Seeing this net neutrality issue unfold has solidified my choice to attend law school. Continue reading “Welcome to the Line”
Happy 2018! Since this is my first guest blog, I thought I might introduce myself a bit as a Marquette Lawyer, as the Dean likes to call us.
2018 marks the ten-year anniversary of my graduation from Marquette University Law School, a fact that I am reminded of by the flurry of communications sent by the law school to “Save the Date” for the upcoming tenth reunion in June! I attended law school as a “non-traditional” student, having graduated from my undergraduate college in 1981. I began as a part-time student, but I switched to full-time for my second and third years once I realized that, if I didn’t goose this along a bit, we would be paying for two children in college on top of my law school tuition! But, although I started as a part-timer and could have attended the evening classes designed for the part-time students, throughout my tenure at Marquette, I almost always took classes during the day with the more traditional – and by that I mean younger – students. I did so primarily so I could be home in the evenings with my husband and three children, who were in middle school and early high school. I wanted to be available for homework and swim meets and choir concerts and school plays and all the other activities attendant to children of that age, and my (then) part-time job was flexible enough for me to attend day classes.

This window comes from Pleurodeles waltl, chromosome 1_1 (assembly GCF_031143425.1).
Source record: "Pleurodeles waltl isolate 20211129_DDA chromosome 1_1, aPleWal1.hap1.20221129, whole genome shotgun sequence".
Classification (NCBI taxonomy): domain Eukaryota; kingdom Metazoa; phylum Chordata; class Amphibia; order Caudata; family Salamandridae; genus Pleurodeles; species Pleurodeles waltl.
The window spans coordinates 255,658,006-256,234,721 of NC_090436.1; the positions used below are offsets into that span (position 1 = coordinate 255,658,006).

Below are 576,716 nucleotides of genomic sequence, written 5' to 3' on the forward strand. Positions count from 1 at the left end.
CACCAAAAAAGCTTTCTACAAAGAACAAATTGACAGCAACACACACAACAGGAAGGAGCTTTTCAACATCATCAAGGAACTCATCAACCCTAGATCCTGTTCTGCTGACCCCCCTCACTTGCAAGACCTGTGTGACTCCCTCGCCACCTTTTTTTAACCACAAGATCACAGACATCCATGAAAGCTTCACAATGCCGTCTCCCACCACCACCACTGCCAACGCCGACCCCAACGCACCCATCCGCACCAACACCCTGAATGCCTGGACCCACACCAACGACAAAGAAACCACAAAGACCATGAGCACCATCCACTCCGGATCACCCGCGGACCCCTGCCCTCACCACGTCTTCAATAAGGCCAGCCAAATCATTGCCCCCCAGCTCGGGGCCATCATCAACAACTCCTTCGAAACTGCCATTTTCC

I really enjoyed taking classes with those energetic and earnest 20-somethings, many of whom were in undergraduate colleges and universities just the semester before starting law school. A story I’ve told often over the years illustrates the age difference between me and my cohort: One of my first semester law school classes was Criminal Law with Professor O’Hear and we were scheduled to take our first midterm exam. I hadn’t taken an exam of any sort since my senior year in college, and I was slightly anxious but, hopefully, prepared. I sat down in class and turned to my neighboring student, a smart and nice young man named Luke whom I’d sat next to throughout the semester. I told Luke that I’d realized earlier that morning that it had been 23 years since I’d taken a midterm exam. Luke’s eyes opened wide, and he exclaimed, “That’s how old I am!” I laughed (and have enjoyed the memory ever since), but it brought home to me just how long my “pause” had been between college and law school. Continue reading “A Reflection upon My Tenth Anniversary of Being a Lawyer”